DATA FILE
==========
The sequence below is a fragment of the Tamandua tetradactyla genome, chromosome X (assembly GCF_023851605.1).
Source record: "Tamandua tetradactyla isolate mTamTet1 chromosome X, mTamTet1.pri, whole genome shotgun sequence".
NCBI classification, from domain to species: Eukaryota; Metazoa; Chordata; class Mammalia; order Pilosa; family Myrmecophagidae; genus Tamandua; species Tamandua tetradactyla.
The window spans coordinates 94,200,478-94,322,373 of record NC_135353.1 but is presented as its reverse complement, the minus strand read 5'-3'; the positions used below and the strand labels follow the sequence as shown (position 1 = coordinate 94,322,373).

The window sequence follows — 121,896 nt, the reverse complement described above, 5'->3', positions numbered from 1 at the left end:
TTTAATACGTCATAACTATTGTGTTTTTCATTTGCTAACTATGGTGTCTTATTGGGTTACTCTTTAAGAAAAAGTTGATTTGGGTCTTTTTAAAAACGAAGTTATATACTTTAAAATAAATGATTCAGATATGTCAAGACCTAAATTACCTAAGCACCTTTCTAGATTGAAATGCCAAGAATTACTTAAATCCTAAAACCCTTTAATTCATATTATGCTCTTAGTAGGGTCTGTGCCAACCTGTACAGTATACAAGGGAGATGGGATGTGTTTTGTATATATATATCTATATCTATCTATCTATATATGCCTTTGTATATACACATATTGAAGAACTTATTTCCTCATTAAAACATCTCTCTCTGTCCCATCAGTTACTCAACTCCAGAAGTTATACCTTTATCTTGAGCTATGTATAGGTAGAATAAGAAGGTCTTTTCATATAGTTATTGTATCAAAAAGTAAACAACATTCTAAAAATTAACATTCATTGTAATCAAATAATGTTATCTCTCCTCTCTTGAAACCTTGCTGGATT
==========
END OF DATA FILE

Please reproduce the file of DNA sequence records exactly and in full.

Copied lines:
The sequence below is a fragment of the Tamandua tetradactyla genome, chromosome X (assembly GCF_023851605.1).
Source record: "Tamandua tetradactyla isolate mTamTet1 chromosome X, mTamTet1.pri, whole genome shotgun sequence".
NCBI classification, from domain to species: Eukaryota; Metazoa; Chordata; class Mammalia; order Pilosa; family Myrmecophagidae; genus Tamandua; species Tamandua tetradactyla.
The window spans coordinates 94,200,478-94,322,373 of record NC_135353.1 but is presented as its reverse complement, the minus strand read 5'-3'; the positions used below and the strand labels follow the sequence as shown (position 1 = coordinate 94,322,373).

The window sequence follows — 121,896 nt, the reverse complement described above, 5'->3', positions numbered from 1 at the left end:
TTTAATACGTCATAACTATTGTGTTTTTCATTTGCTAACTATGGTGTCTTATTGGGTTACTCTTTAAGAAAAAGTTGATTTGGGTCTTTTTAAAAACGAAGTTATATACTTTAAAATAAATGATTCAGATATGTCAAGACCTAAATTACCTAAGCACCTTTCTAGATTGAAATGCCAAGAATTACTTAAATCCTAAAACCCTTTAATTCATATTATGCTCTTAGTAGGGTCTGTGCCAACCTGTACAGTATACAAGGGAGATGGGATGTGTTTTGTATATATATATCTATATCTATCTATCTATATATGCCTTTGTATATACACATATTGAAGAACTTATTTCCTCATTAAAACATCTCTCTCTGTCCCATCAGTTACTCAACTCCAGAAGTTATACCTTTATCTTGAGCTATGTATAGGTAGAATAAGAAGGTCTTTTCATATAGTTATTGTATCAAAAAGTAAACAACATTCTAAAAATTAACATTCATTGTAATCAAATAATGTTATCTCTCCTCTCTTGAAACCTTGCTGGATT